An example of this type of Kettlebell is the Kettlebell Kings Competition Kettlebell (click for the current price on Kettlebell Kings).
Key takeaways: If we’re looking to save some money but are interested in kettlebells with consistent dimensions regardless of weight, the fitness edition with a 33mm handle is our best bet. If we prefer a kettlebell made entirely of steel and no fillers, we will likely prefer the 33mm competition kettlebell.
- Not Ideal For Kettlebell Sport
- May Not Accommodate Larger Hands
Not Ideal For Kettlebell Sport
The 33mm kettlebell is not the best option for kettlebell competitors because it is not standardized and will not be as specific to the competition kettlebells for those who compete.
While competitors can certainly use the 33mm kettlebell, it will not be ideal because the kettlebell that will be used in a competition is a kettlebell with a 35mm handle; therefore, competitors should practice with the 35mm handle to be properly prepared.
If you’re looking for more kettlebell comparisons, then check out my article on Powder Coat vs Competition Kettlebells.
May Not Accommodate Larger Hands
Kettlebells with a 33mm handle may have a smaller window size, which may not be the most comfortable for those with larger hands.
If we are someone who has larger hands and we plan on performing more two-handed movements (goblet squats, swings, deadlifts), then we may not be able to comfortably fit both hands on the handle or within the window of the kettlebell.
35mm Kettlebell Handle: Pros & Cons
- Used Internationally For Kettlebell Sport
- More Comfortable In Overhead Movements
Used Internationally For Kettlebell Sport
A 35mm handled kettlebell is the best option for those who want to compete in kettlebell sport because it will be the same size as the one used in a kettlebell competition.
If we are planning on competing in a kettlebell competition we are going to want a kettlebell that is specific to the one we will use in a competition setting, in order to practice efficiently. For this reason, we should get accustomed to using a 35mm handled kettlebell to properly train our grip to become more fatigue resistant in the competition movements.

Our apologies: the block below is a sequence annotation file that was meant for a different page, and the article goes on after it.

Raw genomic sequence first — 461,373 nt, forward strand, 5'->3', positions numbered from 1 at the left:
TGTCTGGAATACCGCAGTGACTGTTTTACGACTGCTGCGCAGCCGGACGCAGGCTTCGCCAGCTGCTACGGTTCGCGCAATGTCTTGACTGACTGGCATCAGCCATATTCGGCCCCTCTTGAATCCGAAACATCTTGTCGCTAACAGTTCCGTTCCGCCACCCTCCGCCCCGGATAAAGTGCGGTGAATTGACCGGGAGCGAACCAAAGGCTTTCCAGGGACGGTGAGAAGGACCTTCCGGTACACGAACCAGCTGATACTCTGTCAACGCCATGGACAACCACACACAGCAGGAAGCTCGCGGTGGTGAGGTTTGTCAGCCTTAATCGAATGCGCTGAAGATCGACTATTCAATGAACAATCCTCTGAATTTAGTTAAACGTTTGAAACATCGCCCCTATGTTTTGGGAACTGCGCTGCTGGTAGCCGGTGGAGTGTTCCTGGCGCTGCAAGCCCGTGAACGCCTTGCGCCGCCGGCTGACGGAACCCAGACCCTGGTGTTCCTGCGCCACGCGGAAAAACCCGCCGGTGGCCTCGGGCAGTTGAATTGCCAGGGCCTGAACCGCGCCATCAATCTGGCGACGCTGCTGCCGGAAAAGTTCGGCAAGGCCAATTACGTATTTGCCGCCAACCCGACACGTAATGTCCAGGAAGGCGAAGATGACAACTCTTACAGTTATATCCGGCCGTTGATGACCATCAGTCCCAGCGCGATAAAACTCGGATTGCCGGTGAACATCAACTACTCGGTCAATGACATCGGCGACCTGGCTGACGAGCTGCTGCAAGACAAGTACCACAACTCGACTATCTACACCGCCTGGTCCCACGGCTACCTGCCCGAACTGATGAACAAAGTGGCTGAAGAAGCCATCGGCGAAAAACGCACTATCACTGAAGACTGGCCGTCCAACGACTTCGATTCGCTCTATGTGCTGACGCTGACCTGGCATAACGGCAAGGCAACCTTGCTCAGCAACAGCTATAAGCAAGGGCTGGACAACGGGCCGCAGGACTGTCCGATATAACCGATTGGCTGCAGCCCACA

More Comfortable In Overhead Movements
The 35mm kettlebell handle is the best option for those who are going to be performing more overhead movements, especially for heavier overhead movements.
The wider handle is more comfortable in an overhead position because the wider handle will better distribute the force of the kettlebell over the palm of the hand in the racked position and the bottoms-up position.
If our training requires higher repetitions of overhead movements such as CrossFit or kettlebell sport, or we are performing frequent overhead accessories for weightlifting and powerlifting, we may want the 35mm handled kettlebell.
- May Increase Grip Fatigue
- Difficult To Grip For Smaller Hands
- More Expensive
Increased Grip Fatigue
The larger diameter of the 35mm kettlebell may cause more muscular fatigue in the hands and forearms, making it harder to maintain our grip – especially with high repetitions.
If we are training for kettlebell sport, we will have to get used to this level of grip fatigue and work through it, because it is the size of handle that will be used for competitions.
If we are not competing in kettlebell sport, we may want to avoid unnecessary grip fatigue and instead work with a kettlebell that is easier to grip (33mm) and is more suited to general fitness training (unless our primary goal is to increase grip strength, in which case the 35mm would be better).
Difficult To Grip For Smaller Hands
The larger diameter of the 35mm kettlebell handle is especially challenging for those with smaller hands because they may not be able to get a full grip on the kettlebell.
Without a full grip on the kettlebell, it will never feel secure – especially in movements that require more velocity and/or high repetitions.
The kettlebells with 35mm handles are more expensive because they are used for kettlebell competitions, have specific dimension requirements regardless of weight, and are made of pure steel (contain no fillers).
The kettlebells with the 35mm handles are competition kettlebells, and competition kettlebells are the most expensive kettlebells on the market because they are used by the most advanced kettlebell users, are of higher quality, and have more specific dimensions.
The 35mm competition kettlebells are an investment, which may make it too difficult to commit to buying multiple weights, which I recommend we all do to ensure we have weights appropriate for upper body movements and lower body movements.
How to care for your kettlebell and ensure it doesn’t get any rust is important. Check out our guide on How To Get Rust Off A Kettlebell, which also includes prevention tips.
Which Kettlebell Handle Diameter Is Right For You?
Here are the three considerations you need to make when deciding between the 33mm vs 35mm kettlebell: